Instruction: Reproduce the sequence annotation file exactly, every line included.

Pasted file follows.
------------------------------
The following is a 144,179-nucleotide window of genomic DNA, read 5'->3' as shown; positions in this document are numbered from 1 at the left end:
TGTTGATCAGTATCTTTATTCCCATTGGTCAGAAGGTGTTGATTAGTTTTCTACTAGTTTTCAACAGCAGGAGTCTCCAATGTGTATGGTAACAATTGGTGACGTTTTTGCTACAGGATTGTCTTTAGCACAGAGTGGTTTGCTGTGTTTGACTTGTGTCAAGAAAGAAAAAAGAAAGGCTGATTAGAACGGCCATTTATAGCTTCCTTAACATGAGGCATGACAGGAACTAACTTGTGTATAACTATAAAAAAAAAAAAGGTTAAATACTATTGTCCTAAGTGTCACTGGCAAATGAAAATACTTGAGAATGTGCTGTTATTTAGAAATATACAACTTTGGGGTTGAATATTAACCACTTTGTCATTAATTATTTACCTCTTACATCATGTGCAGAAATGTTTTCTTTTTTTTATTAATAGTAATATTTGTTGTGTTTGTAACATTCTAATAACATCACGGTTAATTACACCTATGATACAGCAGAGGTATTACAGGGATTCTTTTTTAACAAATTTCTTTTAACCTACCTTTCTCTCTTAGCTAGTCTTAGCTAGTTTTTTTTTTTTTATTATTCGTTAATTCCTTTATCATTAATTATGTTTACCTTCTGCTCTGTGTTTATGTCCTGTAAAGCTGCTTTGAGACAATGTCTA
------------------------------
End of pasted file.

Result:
The following is a 144,179-nucleotide window of genomic DNA, read 5'->3' as shown; positions in this document are numbered from 1 at the left end:
TGTTGATCAGTATCTTTATTCCCATTGGTCAGAAGGTGTTGATTAGTTTTCTACTAGTTTTCAACAGCAGGAGTCTCCAATGTGTATGGTAACAATTGGTGACGTTTTTGCTACAGGATTGTCTTTAGCACAGAGTGGTTTGCTGTGTTTGACTTGTGTCAAGAAAGAAAAAAGAAAGGCTGATTAGAACGGCCATTTATAGCTTCCTTAACATGAGGCATGACAGGAACTAACTTGTGTATAACTATAAAAAAAAAAAAGGTTAAATACTATTGTCCTAAGTGTCACTGGCAAATGAAAATACTTGAGAATGTGCTGTTATTTAGAAATATACAACTTTGGGGTTGAATATTAACCACTTTGTCATTAATTATTTACCTCTTACATCATGTGCAGAAATGTTTTCTTTTTTTTATTAATAGTAATATTTGTTGTGTTTGTAACATTCTAATAACATCACGGTTAATTACACCTATGATACAGCAGAGGTATTACAGGGATTCTTTTTTAACAAATTTCTTTTAACCTACCTTTCTCTCTTAGCTAGTCTTAGCTAGTTTTTTTTTTTTTATTATTCGTTAATTCCTTTATCATTAATTATGTTTACCTTCTGCTCTGTGTTTATGTCCTGTAAAGCTGCTTTGAGACAATGTCTA